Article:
Paying for Touch
I recently paid for my first massage since moving to New York City three years ago. Reviewing the menu of services for the trendy Brooklyn studio—which includes pregnancy massage and a massage for when you’re on your period (Moon Cycle, in official parlance)—I couldn’t help but think, “this isn’t a job for a stranger.” Two years into being single, I am used to conducting lower back rubs on myself as I wait for Advil to kick in. But I still wonder if these types of services are a nice indulgence at the hands of a trained expert, or yet another hit to the wallet of the partnerless.
I was neither pregnant nor menstruating. But having recently picked up the nifty habit of clenching my jaw as I work, I signed up for the Back, Neck, & Shoulder Massage. Price tag: $120 for 60 minutes.
Society sells multiple myths about who is worthy of touch. Elderly people don’t get touched enough—neither do prisoners or middle-aged men going through divorces. I don’t fit into any of those categories. I have all of the bodily and social privileges of someone whom magazine covers and movie plots deem touchable: thin, young, hetero, cis. Still, I spend time on Tinder wondering if I have to go through the sex part just to get to the cuddling part, and lamenting to my friends that “hold me” doesn’t have the same vigor as “fuck me.”
As I lay on a heated table in Greenpoint listening to an instrumental version of an Ed Sheeran song, I realized I had joined the ranks of people who pay for touch. Because sometimes a stranger is the only one available.
I didn’t think much about touch in childhood. I didn’t have to. I come from a family of “huggers”—which means that, yes, I’m the person who exclaims “I’m a hugger!” while holding out my arms in front of a new acquaintance. At summer camp, I was the one who was always braiding someone’s hair. We would pile so many girls into one bunk bed that we looked like those pictures of puppies where you can’t tell how many there are. Two cabin mates invented a game called “cece” where they would lightly scratch each other’s forearms. Now I know this sensation is called ASMR. (A friend of a friend makes money on YouTube by evoking it.)
In college, the way people touched each other changed. We no longer reached for each other’s hair or forearms. In the skewed logic of hookup culture, all physical stimulation was sexual: healthy and natural to pursue, and an affirmation of one’s physical appeal. Touch was incidental, never to be the main pursuit, never to be asked for. Wanting to be touched without being stimulated was a vulnerability—a private shame.
The massage studio looks like the apartment of one’s most regimented friend. (Well, maybe a friend of a friend that doesn’t work in a creative field and can therefore afford to have a creative apartment.) The potted plant is very much alive. The “tapestry,” a tangle of rope and sticks placed against the wall, must be priced upwards of $200.
My massage therapist—we’ll call her Andrea—tells me that a Back, Neck, & Shoulder Massage is the same price as a full body massage that focuses on those areas. This sounds like the best of all worlds to me, and I agree and disrobe. But as she tugs at my limbs, I find myself tugging back.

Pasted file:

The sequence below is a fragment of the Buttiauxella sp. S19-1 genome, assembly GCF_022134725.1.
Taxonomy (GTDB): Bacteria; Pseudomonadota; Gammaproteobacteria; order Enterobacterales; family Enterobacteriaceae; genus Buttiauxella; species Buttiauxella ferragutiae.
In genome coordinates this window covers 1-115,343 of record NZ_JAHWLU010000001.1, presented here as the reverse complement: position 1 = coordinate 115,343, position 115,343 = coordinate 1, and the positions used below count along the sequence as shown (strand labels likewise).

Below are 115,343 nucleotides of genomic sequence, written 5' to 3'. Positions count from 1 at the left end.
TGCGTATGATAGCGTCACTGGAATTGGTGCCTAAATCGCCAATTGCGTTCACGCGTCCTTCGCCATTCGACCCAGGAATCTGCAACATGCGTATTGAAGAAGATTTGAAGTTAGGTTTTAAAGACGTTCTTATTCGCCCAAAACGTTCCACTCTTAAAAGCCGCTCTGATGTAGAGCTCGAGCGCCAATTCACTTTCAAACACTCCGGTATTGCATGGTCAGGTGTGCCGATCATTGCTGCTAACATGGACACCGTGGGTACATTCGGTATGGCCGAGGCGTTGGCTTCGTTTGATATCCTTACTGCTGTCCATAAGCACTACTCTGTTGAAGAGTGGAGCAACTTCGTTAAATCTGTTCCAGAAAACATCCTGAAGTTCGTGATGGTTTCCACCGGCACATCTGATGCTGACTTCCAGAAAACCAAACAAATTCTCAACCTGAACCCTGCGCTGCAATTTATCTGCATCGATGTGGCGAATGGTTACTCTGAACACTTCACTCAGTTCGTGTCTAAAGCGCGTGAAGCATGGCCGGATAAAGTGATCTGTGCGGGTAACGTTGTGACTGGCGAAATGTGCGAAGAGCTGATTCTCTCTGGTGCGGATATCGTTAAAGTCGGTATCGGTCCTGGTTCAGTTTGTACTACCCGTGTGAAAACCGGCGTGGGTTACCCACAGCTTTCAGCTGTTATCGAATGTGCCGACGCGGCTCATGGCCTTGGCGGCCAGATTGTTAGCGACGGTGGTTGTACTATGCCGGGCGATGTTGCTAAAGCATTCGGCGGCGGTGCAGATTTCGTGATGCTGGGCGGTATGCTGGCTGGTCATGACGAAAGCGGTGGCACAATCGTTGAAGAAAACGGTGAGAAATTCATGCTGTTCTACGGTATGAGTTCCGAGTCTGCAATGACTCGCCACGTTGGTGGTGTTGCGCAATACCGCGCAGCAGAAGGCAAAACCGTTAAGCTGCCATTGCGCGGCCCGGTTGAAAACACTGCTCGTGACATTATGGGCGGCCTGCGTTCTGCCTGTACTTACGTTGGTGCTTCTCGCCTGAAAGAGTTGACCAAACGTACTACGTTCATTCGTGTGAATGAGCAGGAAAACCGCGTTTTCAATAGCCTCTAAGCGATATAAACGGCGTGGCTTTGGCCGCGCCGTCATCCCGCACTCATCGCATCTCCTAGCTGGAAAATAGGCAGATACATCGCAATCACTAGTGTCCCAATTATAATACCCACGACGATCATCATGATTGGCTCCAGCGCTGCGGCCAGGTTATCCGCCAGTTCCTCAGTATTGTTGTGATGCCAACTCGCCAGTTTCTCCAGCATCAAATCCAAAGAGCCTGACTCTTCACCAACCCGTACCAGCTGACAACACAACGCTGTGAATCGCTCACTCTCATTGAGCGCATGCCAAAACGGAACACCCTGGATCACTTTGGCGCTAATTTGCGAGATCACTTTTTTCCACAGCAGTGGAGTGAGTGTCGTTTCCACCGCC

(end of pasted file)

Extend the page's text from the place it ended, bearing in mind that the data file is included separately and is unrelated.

When I was little, I had a dream that my bed was floating on the ocean. My arm was hanging over the side and a fish jumped up and bit the palm of my hand, a tiny pinch. The sensation lasted for a long time. I don’t sleep with my limbs out anymore.
Andrea will not let my arm slip off the bed. “I’ve got you,” she says. But my body pushes back as she makes adjustments. It’s the same with any manicurist; they all tell me to relax my hands, which I dutifully do, only to look down and find myself staring at a claw. The exception is getting my hair touched at the stylist’s, which inevitably lulls me into half-sleep as my ability to keep up with the requisite small talk deteriorates. Last time I went to a new stylist, I went mute halfway through the process. She finished my hair with an air of impatience, chatting to others in the shop. I left and checked my reflection for flaws in every shop window I passed. Maybe relaxed me just wasn’t likable enough.
Andrea tells me to roll over, then offers me a lavender mask. “That sounds nice,” I croak. She thumbs the underside of my jaw, like gently tugging at a wishbone.
Several months earlier, I was drinking a mango juice in Fort Greene when the waiter came and tapped me on the shoulder. “Can I get you anything else?” His touch made concentric heat circles from my body to the tables and chairs on the sidewalk and beyond to the entire lonely city. It wasn’t the heat of shame of unwanted touch—which I know from years of street harassment—but the new realization that “touch” wasn’t something other people yearned for. It was something I yearn for too.
Coincidentally, the waiter had tapped my “weird” shoulder. The one that hasn’t been totally the same since a high school performance of Swan Lake in which we were asked to hold our mantis arms in unnatural wings behind us. The pinching sensation has been exacerbated by years of carrying my overstuffed purse on that side. Many nights I’ve guided a few partners to that exact spot to lay their hand on the source of the pain. A relief that requires no expertise—just willingness, pressure, and heat.
Every day I believe less in shame. The yearning of a single person to be touched is not a personal failure, but a symptom of our modern isolation. I will no longer mentally distance myself from people that pay to be touched. $120 twice a year is $20 a month, the price of a taxi ride into Manhattan. I’ll take the subway, a lavender mask and the expertise of a stranger’s hands.
Daisy Alioto is a culture writer with a weakness for vintage architectural photography. You can follow her on Twitter at @daisandconfused.
This story is part of The Billfold’s Money and Relationships series.
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